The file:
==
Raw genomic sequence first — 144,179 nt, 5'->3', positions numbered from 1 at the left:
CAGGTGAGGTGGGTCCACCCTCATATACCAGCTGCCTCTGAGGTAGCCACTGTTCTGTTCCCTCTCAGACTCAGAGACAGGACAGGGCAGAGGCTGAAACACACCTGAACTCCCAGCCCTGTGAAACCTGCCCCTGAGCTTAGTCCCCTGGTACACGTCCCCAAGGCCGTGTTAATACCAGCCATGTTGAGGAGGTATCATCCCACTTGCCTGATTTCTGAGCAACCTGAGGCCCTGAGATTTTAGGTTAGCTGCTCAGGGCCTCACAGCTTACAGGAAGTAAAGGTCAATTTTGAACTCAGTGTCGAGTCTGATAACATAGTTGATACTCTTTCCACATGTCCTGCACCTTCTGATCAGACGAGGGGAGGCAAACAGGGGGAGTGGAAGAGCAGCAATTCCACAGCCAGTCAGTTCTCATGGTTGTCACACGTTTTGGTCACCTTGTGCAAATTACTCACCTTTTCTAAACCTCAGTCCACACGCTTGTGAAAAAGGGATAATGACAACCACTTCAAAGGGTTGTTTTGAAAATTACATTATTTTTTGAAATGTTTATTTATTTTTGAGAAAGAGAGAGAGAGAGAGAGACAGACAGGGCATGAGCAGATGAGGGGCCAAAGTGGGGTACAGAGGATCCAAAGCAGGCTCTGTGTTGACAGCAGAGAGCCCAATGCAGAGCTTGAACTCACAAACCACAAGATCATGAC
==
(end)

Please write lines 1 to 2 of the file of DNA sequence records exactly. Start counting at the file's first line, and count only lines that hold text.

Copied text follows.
Raw genomic sequence first — 144,179 nt, 5'->3', positions numbered from 1 at the left:
CAGGTGAGGTGGGTCCACCCTCATATACCAGCTGCCTCTGAGGTAGCCACTGTTCTGTTCCCTCTCAGACTCAGAGACAGGACAGGGCAGAGGCTGAAACACACCTGAACTCCCAGCCCTGTGAAACCTGCCCCTGAGCTTAGTCCCCTGGTACACGTCCCCAAGGCCGTGTTAATACCAGCCATGTTGAGGAGGTATCATCCCACTTGCCTGATTTCTGAGCAACCTGAGGCCCTGAGATTTTAGGTTAGCTGCTCAGGGCCTCACAGCTTACAGGAAGTAAAGGTCAATTTTGAACTCAGTGTCGAGTCTGATAACATAGTTGATACTCTTTCCACATGTCCTGCACCTTCTGATCAGACGAGGGGAGGCAAACAGGGGGAGTGGAAGAGCAGCAATTCCACAGCCAGTCAGTTCTCATGGTTGTCACACGTTTTGGTCACCTTGTGCAAATTACTCACCTTTTCTAAACCTCAGTCCACACGCTTGTGAAAAAGGGATAATGACAACCACTTCAAAGGGTTGTTTTGAAAATTACATTATTTTTTGAAATGTTTATTTATTTTTGAGAAAGAGAGAGAGAGAGAGAGACAGACAGGGCATGAGCAGATGAGGGGCCAAAGTGGGGTACAGAGGATCCAAAGCAGGCTCTGTGTTGACAGCAGAGAGCCCAATGCAGAGCTTGAACTCACAAACCACAAGATCATGAC